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Stock buybacks show no signs of a slowdown so far this year

Stock buybacks show no signs of a slowdown so far this year

Companies in the S&P 500 bought a record amount of their own stock last year and don't show any signs of slowing down.

Flush with cash from solid earnings, companies repurchased $882 billion of stock in 2021. Goldman Sachs is forecasting stock buybacks to reach $1 trillion this year, even as companies grapple with rising inflation, higher interest rates and the potential for stunted economic growth.

Companies use repurchases, in part, to return cash to investors and support the stock's price. Earnings per share can increase because there are fewer shares outstanding. Buybacks also signal confidence from leadership about a company's financial prospects.

During the fourth quarter, one out of seven companies in the S&P 500 increased their earnings-per-share by at least 4% thanks to their newly lowered share count, said Howard Silverblatt, senior index analyst at S&P Dow Jones Indices. Companies such as Amazon and General Electric have approved additional repurchases, setting the stage for more buybacks in 2022.

Stocks fell as much as 12% to start the year before a recent rally. Silverblatt says indications are that companies continued to buy back shares through the downturn, “which means they’ll be getting more shares for their expenditures and reducing share count even further, resulting in higher earnings per share.”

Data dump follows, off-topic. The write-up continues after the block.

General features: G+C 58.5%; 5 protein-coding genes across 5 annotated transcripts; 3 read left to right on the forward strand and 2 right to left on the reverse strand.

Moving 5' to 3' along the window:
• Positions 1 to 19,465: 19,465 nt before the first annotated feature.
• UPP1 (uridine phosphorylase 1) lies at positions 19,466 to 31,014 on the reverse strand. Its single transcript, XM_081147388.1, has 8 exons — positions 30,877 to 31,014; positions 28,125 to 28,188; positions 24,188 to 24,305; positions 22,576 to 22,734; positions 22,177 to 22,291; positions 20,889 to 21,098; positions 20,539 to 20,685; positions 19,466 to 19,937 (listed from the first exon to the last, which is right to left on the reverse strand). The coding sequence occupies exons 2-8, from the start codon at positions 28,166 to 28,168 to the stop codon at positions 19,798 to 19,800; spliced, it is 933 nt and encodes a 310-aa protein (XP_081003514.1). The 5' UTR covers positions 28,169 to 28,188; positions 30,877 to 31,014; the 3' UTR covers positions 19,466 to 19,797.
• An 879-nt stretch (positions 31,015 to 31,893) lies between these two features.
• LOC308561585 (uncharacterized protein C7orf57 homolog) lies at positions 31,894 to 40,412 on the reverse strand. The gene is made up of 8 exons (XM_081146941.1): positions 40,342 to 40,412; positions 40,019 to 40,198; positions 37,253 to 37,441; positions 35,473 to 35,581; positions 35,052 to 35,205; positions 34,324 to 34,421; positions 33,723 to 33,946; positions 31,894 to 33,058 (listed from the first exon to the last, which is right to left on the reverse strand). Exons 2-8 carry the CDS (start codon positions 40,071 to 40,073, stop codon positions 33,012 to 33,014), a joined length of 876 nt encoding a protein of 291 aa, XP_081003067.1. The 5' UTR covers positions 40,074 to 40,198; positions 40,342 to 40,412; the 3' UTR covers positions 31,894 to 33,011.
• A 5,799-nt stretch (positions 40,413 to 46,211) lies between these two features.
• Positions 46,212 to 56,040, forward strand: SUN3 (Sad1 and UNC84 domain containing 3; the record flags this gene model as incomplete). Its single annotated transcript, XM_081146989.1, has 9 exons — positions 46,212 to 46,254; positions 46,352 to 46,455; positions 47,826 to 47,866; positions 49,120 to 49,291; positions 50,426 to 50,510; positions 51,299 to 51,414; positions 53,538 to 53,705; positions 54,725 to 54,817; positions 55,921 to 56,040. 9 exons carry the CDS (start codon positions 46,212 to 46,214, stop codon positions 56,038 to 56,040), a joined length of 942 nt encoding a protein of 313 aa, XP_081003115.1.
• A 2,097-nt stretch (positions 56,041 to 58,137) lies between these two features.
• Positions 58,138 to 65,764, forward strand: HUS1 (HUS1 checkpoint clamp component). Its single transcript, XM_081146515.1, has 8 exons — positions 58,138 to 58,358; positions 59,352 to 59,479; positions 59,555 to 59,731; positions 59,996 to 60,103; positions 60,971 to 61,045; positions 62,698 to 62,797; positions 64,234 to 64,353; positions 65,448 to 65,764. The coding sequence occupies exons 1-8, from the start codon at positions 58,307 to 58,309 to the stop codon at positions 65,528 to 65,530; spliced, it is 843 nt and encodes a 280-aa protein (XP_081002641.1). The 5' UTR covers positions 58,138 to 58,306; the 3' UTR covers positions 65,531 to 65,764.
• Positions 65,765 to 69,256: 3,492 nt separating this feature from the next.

Goldman Sachs expects buybacks to continue representing the largest use of cash for S&P 500 companies, followed by capital expenses. The trend is being supported by a strong backlog of authorizations to repurchase stock, along with solid earnings growth and high cash balances.

Companies are plowing more of their cash into repurchasing their own stock even as they face higher expenses for raw materials, shipping and labor. So far, companies have largely been able to pass those costs on to their customers, but higher prices on everything from food to clothing could threaten consumer spending. A significant pullback by consumers could crimp sales growth for many companies.

What's unclear is the eventual impact of interest rate increases by global central banks including the Federal Reserve and Russia's war on Ukraine. Any unexpected hit to the global economy could put companies in a tighter financial position than they anticipated.

When the pandemic delivered an unexpected hit to the global economy in 2020, many companies encountered steep drops in sales and profits and higher outlays of cash. Many were criticized for having spent lavishly on buybacks the year before instead of building a cash cushion.

For now, companies are plowing ahead with buybacks. Amazon, which was one of the biggest beneficiaries from the pandemic-accelerated shift to online shopping, announced a $10 billion stock buyback plan earlier in March. Other large and notable buyback announcements in March included GE's plan to repurchase up to $3 billion shares.